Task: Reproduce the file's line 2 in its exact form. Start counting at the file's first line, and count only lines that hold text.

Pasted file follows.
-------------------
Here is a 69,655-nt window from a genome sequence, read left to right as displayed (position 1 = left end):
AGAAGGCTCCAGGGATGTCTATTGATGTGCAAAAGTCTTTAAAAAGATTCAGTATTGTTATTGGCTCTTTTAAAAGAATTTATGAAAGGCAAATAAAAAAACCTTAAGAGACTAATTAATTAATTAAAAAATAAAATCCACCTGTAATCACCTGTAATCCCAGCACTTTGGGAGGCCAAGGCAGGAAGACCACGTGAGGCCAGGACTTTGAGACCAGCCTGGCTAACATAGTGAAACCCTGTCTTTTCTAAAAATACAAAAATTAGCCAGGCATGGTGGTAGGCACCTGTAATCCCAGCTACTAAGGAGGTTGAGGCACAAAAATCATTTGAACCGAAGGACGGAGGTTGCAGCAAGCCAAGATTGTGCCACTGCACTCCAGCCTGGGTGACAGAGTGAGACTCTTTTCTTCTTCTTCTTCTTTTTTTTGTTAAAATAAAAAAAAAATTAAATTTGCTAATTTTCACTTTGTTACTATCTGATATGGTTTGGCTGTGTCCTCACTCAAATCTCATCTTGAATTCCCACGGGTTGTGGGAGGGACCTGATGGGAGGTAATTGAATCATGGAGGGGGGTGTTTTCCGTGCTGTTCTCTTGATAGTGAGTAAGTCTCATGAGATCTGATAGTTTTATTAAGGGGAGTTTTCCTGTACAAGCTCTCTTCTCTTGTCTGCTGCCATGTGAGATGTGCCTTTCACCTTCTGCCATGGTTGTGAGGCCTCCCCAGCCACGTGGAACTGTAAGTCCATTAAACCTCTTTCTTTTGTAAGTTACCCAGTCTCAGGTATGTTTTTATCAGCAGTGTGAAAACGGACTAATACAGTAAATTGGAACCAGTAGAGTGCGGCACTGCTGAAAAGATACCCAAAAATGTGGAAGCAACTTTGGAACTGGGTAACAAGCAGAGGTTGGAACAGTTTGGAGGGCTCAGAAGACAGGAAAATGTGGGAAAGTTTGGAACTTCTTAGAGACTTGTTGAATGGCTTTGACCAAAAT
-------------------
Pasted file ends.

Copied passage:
AGAAGGCTCCAGGGATGTCTATTGATGTGCAAAAGTCTTTAAAAAGATTCAGTATTGTTATTGGCTCTTTTAAAAGAATTTATGAAAGGCAAATAAAAAAACCTTAAGAGACTAATTAATTAATTAAAAAATAAAATCCACCTGTAATCACCTGTAATCCCAGCACTTTGGGAGGCCAAGGCAGGAAGACCACGTGAGGCCAGGACTTTGAGACCAGCCTGGCTAACATAGTGAAACCCTGTCTTTTCTAAAAATACAAAAATTAGCCAGGCATGGTGGTAGGCACCTGTAATCCCAGCTACTAAGGAGGTTGAGGCACAAAAATCATTTGAACCGAAGGACGGAGGTTGCAGCAAGCCAAGATTGTGCCACTGCACTCCAGCCTGGGTGACAGAGTGAGACTCTTTTCTTCTTCTTCTTCTTTTTTTTGTTAAAATAAAAAAAAAATTAAATTTGCTAATTTTCACTTTGTTACTATCTGATATGGTTTGGCTGTGTCCTCACTCAAATCTCATCTTGAATTCCCACGGGTTGTGGGAGGGACCTGATGGGAGGTAATTGAATCATGGAGGGGGGTGTTTTCCGTGCTGTTCTCTTGATAGTGAGTAAGTCTCATGAGATCTGATAGTTTTATTAAGGGGAGTTTTCCTGTACAAGCTCTCTTCTCTTGTCTGCTGCCATGTGAGATGTGCCTTTCACCTTCTGCCATGGTTGTGAGGCCTCCCCAGCCACGTGGAACTGTAAGTCCATTAAACCTCTTTCTTTTGTAAGTTACCCAGTCTCAGGTATGTTTTTATCAGCAGTGTGAAAACGGACTAATACAGTAAATTGGAACCAGTAGAGTGCGGCACTGCTGAAAAGATACCCAAAAATGTGGAAGCAACTTTGGAACTGGGTAACAAGCAGAGGTTGGAACAGTTTGGAGGGCTCAGAAGACAGGAAAATGTGGGAAAGTTTGGAACTTCTTAGAGACTTGTTGAATGGCTTTGACCAAAAT